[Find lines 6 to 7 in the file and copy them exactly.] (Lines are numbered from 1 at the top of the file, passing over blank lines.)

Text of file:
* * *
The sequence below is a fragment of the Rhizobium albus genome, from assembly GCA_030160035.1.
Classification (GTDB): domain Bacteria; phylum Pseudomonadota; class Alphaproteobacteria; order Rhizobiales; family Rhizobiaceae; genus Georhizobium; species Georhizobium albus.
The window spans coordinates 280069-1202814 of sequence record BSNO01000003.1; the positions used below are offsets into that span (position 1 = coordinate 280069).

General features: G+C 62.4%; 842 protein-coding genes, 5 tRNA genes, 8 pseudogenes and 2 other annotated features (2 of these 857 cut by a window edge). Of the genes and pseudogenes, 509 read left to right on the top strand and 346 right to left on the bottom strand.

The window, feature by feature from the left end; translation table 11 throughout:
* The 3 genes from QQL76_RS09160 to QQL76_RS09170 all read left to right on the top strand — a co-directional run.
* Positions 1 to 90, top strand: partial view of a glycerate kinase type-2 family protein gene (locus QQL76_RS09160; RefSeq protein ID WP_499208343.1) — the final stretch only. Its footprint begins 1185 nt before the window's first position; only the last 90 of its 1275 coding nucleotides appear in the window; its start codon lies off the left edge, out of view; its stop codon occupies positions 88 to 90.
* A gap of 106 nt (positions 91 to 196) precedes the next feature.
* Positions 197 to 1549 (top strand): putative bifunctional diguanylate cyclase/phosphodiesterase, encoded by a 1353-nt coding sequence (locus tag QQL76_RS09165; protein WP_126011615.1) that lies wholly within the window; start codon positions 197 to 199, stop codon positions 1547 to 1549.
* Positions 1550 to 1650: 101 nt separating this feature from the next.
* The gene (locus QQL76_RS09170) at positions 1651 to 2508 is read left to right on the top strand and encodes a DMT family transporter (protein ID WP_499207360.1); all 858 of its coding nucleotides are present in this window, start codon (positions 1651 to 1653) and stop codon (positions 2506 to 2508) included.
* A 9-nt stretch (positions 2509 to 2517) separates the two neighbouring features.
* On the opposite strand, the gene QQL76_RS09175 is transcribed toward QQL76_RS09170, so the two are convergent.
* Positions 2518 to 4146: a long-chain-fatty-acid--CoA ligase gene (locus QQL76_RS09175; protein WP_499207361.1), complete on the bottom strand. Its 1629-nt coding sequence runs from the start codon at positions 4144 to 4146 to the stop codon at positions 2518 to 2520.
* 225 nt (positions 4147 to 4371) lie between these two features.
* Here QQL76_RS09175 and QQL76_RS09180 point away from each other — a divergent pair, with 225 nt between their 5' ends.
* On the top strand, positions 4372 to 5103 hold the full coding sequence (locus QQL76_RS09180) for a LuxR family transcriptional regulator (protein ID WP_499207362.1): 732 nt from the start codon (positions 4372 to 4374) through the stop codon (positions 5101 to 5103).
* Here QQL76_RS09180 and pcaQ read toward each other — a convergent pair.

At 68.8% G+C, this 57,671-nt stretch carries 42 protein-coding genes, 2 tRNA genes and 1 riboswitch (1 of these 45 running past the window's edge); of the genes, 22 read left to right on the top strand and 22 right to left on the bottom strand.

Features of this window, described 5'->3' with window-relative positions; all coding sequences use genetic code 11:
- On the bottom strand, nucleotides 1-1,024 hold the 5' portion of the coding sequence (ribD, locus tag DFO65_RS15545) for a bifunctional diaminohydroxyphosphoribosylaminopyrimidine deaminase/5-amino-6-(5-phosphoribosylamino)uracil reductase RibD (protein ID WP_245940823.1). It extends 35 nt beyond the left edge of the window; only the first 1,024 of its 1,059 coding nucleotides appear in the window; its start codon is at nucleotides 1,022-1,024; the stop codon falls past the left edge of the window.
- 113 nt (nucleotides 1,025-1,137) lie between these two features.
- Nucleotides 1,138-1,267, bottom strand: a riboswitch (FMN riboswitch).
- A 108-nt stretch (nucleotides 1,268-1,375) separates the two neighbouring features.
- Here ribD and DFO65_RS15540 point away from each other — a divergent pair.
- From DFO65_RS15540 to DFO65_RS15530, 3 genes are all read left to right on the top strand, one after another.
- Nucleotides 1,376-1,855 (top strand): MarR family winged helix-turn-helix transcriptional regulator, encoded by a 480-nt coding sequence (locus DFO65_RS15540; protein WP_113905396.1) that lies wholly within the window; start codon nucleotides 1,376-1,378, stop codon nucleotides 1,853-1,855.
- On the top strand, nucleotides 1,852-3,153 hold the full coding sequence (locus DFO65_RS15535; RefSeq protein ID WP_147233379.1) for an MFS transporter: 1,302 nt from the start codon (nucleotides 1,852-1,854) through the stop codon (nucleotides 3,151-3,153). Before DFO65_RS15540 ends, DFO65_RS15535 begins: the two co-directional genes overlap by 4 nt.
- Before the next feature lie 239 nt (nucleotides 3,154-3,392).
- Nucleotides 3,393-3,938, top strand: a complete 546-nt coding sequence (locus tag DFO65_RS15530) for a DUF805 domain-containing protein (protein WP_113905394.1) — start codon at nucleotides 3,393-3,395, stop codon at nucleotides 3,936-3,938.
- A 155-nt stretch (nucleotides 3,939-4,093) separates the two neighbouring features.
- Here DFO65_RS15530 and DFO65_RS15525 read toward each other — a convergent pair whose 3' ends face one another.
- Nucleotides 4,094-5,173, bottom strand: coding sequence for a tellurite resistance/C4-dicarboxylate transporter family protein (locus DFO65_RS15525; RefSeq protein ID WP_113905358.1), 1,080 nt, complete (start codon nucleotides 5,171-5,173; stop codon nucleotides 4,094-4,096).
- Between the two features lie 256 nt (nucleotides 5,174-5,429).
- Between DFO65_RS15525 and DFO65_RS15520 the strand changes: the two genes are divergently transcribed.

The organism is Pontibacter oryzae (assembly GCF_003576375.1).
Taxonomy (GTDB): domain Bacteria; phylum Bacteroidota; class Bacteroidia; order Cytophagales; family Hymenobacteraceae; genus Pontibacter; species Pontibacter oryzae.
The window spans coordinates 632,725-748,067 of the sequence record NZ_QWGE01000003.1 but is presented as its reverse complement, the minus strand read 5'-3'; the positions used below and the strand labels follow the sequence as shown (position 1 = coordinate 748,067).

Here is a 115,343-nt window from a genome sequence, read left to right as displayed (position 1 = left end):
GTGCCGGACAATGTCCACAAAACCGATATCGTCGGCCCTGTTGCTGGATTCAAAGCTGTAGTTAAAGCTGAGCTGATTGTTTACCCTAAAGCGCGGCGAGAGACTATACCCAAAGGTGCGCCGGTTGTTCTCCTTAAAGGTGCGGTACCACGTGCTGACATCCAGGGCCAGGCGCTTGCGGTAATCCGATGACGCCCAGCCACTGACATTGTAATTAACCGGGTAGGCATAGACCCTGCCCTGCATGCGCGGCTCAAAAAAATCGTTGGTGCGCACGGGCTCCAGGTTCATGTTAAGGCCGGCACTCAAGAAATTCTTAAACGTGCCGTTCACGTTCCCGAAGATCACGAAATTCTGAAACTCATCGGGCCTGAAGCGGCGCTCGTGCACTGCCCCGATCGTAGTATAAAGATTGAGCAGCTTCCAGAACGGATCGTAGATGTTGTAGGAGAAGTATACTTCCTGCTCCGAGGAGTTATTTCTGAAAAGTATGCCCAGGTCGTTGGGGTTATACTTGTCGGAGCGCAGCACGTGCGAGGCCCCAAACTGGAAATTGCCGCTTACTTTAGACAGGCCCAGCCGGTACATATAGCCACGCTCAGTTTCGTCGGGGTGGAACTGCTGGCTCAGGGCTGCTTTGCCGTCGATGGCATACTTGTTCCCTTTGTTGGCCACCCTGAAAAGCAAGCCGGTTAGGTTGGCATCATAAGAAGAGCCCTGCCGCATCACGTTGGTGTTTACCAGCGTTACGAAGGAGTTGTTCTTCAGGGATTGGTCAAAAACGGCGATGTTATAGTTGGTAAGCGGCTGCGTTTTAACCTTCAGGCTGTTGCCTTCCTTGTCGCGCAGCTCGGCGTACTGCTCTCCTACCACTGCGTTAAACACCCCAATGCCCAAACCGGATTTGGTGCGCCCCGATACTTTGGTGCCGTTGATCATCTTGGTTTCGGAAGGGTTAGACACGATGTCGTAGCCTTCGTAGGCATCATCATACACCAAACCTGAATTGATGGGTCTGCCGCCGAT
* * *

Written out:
* The 3 genes from QQL76_RS09160 to QQL76_RS09170 all read left to right on the top strand — a co-directional run.
* Positions 1 to 90, top strand: partial view of a glycerate kinase type-2 family protein gene (locus QQL76_RS09160; RefSeq protein ID WP_499208343.1) — the final stretch only. Its footprint begins 1185 nt before the window's first position; only the last 90 of its 1275 coding nucleotides appear in the window; its start codon lies off the left edge, out of view; its stop codon occupies positions 88 to 90.